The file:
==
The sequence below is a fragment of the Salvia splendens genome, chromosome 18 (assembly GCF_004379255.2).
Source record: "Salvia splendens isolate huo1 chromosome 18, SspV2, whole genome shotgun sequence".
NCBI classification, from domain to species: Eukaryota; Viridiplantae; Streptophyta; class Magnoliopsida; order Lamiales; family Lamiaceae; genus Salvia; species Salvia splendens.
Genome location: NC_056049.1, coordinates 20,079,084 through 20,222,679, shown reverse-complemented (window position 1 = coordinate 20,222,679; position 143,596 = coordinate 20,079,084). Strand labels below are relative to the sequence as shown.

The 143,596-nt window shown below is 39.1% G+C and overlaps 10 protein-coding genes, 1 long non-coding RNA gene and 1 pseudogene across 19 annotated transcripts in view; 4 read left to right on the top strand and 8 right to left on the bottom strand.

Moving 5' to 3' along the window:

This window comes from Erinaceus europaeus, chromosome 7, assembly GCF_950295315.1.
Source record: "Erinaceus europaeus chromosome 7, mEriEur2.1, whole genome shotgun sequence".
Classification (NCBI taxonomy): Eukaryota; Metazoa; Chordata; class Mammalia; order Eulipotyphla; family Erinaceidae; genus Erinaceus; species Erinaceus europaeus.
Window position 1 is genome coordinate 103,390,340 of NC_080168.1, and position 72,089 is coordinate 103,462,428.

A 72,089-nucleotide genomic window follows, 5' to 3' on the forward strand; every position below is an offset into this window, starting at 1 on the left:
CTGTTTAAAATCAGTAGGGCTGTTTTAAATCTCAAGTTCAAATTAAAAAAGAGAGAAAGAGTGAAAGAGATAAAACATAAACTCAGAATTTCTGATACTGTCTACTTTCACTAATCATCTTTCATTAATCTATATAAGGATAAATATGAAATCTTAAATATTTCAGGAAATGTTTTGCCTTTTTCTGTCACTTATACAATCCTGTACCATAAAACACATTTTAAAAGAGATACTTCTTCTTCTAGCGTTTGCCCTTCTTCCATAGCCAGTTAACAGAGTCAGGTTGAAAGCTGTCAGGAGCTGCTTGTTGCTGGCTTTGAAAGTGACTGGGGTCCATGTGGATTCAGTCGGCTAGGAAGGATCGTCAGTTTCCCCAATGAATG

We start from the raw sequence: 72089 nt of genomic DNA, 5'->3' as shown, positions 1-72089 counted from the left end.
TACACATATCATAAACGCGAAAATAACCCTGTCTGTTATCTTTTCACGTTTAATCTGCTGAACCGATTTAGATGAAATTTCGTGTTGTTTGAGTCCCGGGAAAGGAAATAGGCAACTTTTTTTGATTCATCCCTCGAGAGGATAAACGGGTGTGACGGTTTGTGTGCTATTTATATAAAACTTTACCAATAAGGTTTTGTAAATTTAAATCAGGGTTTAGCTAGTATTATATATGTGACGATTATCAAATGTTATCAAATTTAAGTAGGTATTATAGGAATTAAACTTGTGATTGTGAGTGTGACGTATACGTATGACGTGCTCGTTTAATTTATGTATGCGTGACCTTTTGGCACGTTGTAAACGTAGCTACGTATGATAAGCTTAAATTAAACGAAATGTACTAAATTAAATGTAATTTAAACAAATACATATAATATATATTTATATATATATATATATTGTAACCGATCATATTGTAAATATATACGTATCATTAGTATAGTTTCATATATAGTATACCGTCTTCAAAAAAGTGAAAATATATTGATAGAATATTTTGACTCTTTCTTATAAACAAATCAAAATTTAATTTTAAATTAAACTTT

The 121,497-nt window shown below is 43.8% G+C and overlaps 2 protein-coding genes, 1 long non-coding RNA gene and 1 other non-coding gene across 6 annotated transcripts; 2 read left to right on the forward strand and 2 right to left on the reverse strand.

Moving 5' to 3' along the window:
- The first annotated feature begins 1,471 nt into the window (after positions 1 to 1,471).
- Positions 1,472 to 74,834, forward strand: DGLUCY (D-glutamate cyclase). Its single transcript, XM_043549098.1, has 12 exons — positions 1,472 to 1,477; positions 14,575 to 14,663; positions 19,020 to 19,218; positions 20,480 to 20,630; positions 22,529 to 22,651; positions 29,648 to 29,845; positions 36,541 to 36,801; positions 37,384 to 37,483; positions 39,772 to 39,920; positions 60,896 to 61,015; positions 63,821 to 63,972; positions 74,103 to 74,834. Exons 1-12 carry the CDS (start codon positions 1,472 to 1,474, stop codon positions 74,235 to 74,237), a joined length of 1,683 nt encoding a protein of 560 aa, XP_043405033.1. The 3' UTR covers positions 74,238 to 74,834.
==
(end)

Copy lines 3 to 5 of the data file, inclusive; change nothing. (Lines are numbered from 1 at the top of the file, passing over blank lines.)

NCBI classification, from domain to species: Eukaryota; Viridiplantae; Streptophyta; class Magnoliopsida; order Lamiales; family Lamiaceae; genus Salvia; species Salvia splendens.
Genome location: NC_056049.1, coordinates 20,079,084 through 20,222,679, shown reverse-complemented (window position 1 = coordinate 20,222,679; position 143,596 = coordinate 20,079,084). Strand labels below are relative to the sequence as shown.

The 143,596-nt window shown below is 39.1% G+C and overlaps 10 protein-coding genes, 1 long non-coding RNA gene and 1 pseudogene across 19 annotated transcripts in view; 4 read left to right on the top strand and 8 right to left on the bottom strand.